So now that you understand why “being busy” does not serve your life, are you ready to kick busyness to the curb? Here are some strategies to help take the first steps in divorcing yourself from busyness.

  1. Clearly articulate your ultra-running goals
    1. It is important to know what you want to accomplish. If you have an A-Race and a time goal, your priorities will be different than if your goal is to enjoy ultrarunning adventures each weekend.
  2. Post your goals prominently
    1. Write down your goals in your training log, on a post-it note next to your computer or somewhere else you will see it regularly. In the day-to-day whirlwind of life, it helps to be reminded of what is important.
  3. Start your to-do list with those activities that help you reach your goal
    1. Maybe this means running before anything else or maybe it is scheduling running time on your calendar. The key is making your training a high priority and letting everything else that is less important slide.
  4. Forgive yourself if your day goes amiss
    1. Be prepared to forgive yourself if a higher priority keeps you from your training. A family emergency or last minute project with a deadline may require you put training on hold for a day. Don’t let yourself fall into a shame spiral if this happens.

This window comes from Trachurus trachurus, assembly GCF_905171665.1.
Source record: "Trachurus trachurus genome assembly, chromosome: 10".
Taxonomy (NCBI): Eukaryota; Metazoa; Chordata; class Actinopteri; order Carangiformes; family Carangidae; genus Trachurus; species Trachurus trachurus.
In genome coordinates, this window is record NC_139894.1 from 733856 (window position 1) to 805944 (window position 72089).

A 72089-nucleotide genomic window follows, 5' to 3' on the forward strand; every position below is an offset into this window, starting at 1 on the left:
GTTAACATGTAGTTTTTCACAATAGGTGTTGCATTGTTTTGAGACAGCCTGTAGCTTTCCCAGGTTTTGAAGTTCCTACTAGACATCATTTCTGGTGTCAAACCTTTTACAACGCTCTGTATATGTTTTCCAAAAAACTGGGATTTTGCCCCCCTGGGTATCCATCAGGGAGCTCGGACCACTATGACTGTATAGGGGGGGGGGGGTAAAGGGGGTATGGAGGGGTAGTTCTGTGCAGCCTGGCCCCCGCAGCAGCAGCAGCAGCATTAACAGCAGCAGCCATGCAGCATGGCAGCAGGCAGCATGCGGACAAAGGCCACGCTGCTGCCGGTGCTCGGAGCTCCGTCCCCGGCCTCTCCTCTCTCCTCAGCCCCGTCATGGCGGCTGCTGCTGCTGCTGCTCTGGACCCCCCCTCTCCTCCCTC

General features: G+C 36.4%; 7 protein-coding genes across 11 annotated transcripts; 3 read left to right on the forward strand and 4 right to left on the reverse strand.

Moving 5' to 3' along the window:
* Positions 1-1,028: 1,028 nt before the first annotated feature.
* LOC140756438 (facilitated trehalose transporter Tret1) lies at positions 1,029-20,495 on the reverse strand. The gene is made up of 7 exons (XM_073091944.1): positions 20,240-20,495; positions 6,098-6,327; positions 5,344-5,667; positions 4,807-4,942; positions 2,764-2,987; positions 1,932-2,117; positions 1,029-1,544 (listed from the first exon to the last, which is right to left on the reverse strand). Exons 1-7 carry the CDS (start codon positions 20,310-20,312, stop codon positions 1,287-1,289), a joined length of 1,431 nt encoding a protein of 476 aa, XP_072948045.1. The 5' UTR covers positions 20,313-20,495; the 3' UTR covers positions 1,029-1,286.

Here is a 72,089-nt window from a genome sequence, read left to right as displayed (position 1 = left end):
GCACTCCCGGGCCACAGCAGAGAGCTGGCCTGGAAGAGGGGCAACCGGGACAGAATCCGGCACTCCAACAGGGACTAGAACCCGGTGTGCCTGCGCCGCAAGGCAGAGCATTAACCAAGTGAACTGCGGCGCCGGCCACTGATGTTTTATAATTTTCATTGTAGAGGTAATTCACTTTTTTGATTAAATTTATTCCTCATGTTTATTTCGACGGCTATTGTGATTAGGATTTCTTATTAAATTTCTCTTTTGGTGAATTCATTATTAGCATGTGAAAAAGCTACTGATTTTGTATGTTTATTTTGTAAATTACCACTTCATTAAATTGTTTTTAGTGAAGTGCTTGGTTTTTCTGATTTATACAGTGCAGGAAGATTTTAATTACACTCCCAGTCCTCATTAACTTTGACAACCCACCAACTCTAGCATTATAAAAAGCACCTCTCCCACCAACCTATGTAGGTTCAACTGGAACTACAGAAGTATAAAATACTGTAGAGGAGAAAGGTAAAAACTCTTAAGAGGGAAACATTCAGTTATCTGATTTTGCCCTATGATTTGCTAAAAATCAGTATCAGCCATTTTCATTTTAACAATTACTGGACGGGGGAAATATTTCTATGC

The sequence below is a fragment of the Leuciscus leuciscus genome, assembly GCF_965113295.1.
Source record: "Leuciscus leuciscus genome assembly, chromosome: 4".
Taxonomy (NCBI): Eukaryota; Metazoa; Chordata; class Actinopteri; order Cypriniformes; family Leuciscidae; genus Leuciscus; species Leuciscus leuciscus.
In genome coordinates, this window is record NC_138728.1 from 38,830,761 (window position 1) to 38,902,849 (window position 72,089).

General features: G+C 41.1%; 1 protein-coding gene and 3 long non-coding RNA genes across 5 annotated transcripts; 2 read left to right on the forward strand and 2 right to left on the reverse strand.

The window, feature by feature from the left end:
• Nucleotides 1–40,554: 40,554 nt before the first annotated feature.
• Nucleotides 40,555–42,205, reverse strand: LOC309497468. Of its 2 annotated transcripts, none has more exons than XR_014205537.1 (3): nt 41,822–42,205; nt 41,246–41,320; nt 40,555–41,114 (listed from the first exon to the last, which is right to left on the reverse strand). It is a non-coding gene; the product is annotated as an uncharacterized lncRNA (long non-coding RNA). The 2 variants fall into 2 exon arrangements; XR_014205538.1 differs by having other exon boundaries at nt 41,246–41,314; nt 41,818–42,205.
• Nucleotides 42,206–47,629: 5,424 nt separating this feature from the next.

5. Start each new day as a fresh beginning
    1. Related to #4, if you do fall off track, each day is a chance to start fresh. Don’t use one missed workout as an excuse to start skipping them all.

Ultrarunning is a rewarding sport. It has helped me and so many others deal with the demons of depression. Having ultrarunning goals helps keep the motivation and excitement fresh, but to reach those goals, it takes daily commitment. Letting go of “busy” and committing to “focus” will provide the necessary foundation for running success.

The journey continues…

“Well, at least my uterus didn’t fall out!” – Finding Silverlinings When a Race Goes Bad

Red, orange, and yellow dance across the horizon. I cup my hands and huff into them. My arms look scaly, covered with with a littering of goosebumps. I turn to the sunrise and dream of the warmth I will soon feel.

“Five more minutes runners. Start making your way to the corral.” Noah announces. The Coldwater Rumble 20 mile race is about to begin.

No one moves. No one wants to leave the warmth of the space heaters scattered around the start/finish area.

“Don’t be shy. Step on up.” He jests, sounding vaguely like a carnie calling us to win the elusive giant stuffed animal at the county fair.

Slowly we shuffle over and jockey for position. Some, like me, hover at the back. Others jostle to the front. The latter will fly like gazelles while I look closer to a plodding turtle.

Three, two, one and go! We are off, the first steps taken on the next great adventure. Adventures take on many shapes and sizes. Today’s adventure wanders through the beautiful Estella Mountain Regional Park. In the shadows of the Gila Range, the trails traverse the cholla and saguaro desert. Creosote scents the air and the ocotillo bloom in the distance adding a touch of crimson to the greens and browns that paint this landscape. A truly beautiful representation of the environment that sits on the doorstep of the Phoenix Metropolis.